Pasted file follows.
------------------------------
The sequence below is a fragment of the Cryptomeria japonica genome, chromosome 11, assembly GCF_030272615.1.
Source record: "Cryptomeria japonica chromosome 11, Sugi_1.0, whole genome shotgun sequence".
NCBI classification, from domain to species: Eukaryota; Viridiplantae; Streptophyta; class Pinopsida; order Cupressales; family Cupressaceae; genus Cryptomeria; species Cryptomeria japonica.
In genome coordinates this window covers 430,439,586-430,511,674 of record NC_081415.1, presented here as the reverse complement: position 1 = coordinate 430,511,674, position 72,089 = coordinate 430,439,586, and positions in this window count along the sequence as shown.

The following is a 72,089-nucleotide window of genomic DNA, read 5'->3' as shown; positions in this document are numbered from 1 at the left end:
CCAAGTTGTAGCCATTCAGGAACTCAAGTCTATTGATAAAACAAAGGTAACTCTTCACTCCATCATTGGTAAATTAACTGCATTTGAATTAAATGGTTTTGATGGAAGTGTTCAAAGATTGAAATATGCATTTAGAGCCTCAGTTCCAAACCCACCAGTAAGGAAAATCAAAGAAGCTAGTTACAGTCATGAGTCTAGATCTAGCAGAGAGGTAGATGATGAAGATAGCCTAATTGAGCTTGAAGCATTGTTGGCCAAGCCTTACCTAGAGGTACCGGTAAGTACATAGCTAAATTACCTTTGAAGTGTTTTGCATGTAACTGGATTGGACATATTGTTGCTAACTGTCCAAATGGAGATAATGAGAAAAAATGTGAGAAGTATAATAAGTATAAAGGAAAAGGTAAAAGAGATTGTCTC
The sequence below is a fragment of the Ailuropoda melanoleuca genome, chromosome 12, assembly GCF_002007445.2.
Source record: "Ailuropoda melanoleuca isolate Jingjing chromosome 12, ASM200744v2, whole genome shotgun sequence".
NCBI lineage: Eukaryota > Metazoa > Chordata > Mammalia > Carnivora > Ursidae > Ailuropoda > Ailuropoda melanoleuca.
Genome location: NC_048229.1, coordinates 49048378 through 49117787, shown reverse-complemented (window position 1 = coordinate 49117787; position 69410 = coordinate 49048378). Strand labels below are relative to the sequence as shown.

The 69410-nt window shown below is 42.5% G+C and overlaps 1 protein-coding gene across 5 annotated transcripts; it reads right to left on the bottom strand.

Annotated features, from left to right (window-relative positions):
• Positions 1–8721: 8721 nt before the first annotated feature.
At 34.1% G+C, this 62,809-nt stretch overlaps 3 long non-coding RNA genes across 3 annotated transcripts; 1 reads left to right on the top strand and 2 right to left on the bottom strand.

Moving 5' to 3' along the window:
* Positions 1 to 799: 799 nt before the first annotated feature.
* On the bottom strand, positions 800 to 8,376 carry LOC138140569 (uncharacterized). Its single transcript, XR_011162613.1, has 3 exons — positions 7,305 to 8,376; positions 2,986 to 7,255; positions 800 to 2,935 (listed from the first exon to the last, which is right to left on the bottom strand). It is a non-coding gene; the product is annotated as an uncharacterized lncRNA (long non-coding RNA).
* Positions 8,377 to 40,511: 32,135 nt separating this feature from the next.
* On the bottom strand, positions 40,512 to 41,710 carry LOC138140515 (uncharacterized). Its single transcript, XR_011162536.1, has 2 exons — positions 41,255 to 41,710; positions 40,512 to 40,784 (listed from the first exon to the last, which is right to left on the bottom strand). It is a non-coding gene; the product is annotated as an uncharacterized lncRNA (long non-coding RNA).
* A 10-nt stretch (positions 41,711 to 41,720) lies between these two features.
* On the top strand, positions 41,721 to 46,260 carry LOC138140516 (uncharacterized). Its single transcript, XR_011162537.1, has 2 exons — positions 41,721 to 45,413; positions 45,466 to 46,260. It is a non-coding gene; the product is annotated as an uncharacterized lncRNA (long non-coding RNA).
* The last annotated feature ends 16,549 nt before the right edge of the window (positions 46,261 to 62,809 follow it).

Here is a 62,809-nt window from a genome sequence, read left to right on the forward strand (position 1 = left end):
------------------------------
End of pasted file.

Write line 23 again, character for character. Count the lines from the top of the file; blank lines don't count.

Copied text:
Here is a 62,809-nt window from a genome sequence, read left to right on the forward strand (position 1 = left end):